Twitter is a large breeding ground for spam, and according to new research from the ICSI (International Computer Science Institute), scammers earned $127,000 to $459,000 total over a 10 month period.
The study took place June 2012 to April 2013, and closely followed 27 different merchants. These merchants accounted for around 10 to 20 percent of all fake or spam Twitter accounts.
Researchers were able to monitor several million fake accounts across these merchants, and 95 percent were removed after being reported.
With the express permission of Twitter, we conducted a longitudinal study of these merchants and purchased a total of 121,027 fraudulent Twitter accounts on a bi-weekly basis over ten months from June, 2012 – April, 2013. Throughout this process, we tracked account prices, availability, and fraud in the marketplace. Our ﬁndings show that merchants thoroughly understand Twitter’s existing defenses against automated registration, and as a result can generate thousands of accounts with little disruption in availability or instability in pricing.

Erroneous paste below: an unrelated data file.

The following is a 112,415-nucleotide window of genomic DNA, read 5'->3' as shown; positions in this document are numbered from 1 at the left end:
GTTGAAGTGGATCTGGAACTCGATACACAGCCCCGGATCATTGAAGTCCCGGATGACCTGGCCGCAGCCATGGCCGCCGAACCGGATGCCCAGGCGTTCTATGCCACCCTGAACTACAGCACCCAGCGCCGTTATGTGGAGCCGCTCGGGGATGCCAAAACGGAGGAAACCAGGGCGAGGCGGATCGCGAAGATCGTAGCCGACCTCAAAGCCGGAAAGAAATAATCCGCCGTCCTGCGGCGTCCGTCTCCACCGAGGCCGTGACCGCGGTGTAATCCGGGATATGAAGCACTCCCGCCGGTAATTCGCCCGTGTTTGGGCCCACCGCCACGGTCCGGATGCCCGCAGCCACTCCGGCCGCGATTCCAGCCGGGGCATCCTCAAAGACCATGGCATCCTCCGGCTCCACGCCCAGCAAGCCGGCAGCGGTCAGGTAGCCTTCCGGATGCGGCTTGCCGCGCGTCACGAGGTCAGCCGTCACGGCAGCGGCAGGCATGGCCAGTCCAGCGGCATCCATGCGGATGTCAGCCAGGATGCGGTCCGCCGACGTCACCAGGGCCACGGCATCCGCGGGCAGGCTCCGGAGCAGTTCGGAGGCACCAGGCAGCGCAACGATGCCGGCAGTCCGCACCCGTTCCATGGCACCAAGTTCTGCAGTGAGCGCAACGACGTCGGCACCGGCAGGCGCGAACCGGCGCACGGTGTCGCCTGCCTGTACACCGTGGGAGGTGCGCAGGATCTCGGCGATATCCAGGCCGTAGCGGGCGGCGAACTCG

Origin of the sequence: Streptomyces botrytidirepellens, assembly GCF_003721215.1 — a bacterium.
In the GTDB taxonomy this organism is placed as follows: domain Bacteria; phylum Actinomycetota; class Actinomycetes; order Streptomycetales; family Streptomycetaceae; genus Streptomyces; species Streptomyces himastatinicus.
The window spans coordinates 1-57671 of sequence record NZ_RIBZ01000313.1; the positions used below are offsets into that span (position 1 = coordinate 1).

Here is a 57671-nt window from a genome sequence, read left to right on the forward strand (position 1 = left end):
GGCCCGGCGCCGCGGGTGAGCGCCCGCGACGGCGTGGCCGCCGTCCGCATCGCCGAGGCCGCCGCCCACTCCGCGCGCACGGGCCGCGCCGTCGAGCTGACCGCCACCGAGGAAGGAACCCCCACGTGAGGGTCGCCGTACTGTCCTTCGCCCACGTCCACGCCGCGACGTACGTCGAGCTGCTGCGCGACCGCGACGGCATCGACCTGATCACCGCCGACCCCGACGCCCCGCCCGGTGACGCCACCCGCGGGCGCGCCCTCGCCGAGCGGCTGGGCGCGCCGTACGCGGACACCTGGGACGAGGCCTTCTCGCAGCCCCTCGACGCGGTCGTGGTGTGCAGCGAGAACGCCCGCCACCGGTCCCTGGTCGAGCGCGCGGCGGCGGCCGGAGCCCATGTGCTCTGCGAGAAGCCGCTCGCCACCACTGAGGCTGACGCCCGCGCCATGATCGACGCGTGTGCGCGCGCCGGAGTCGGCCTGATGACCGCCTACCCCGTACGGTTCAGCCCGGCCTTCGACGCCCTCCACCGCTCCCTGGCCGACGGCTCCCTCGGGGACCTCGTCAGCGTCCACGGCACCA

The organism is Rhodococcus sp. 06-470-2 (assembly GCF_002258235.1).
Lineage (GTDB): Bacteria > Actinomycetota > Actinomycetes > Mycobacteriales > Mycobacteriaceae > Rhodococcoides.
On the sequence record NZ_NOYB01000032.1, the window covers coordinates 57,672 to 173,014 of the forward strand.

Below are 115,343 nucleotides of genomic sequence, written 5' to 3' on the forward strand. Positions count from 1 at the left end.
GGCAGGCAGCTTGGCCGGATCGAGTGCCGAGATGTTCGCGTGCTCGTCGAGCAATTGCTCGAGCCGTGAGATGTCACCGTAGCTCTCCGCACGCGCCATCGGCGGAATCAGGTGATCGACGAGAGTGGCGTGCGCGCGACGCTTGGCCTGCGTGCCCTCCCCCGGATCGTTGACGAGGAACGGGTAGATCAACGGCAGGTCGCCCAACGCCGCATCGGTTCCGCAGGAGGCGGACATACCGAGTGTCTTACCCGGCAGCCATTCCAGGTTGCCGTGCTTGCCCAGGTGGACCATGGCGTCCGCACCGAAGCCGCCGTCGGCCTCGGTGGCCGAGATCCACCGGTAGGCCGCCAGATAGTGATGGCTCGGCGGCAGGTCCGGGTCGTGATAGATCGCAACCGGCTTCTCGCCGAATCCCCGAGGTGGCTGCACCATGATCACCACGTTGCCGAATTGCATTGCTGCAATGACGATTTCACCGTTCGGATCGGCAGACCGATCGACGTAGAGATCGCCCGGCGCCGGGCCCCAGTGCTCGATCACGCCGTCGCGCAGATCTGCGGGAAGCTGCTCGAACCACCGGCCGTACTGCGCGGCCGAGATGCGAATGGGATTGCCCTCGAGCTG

With the ICSI working directly with Twitter, they hope to help the social network create better defenses against such spam.
These findings were rather surprising, and goes to show just how profitable the spam business can be despite serious efforts to shut it down.
Unfortunately, buying Twitter accounts is an easy way to waste your money, and you’re only ever benefiting the scammers.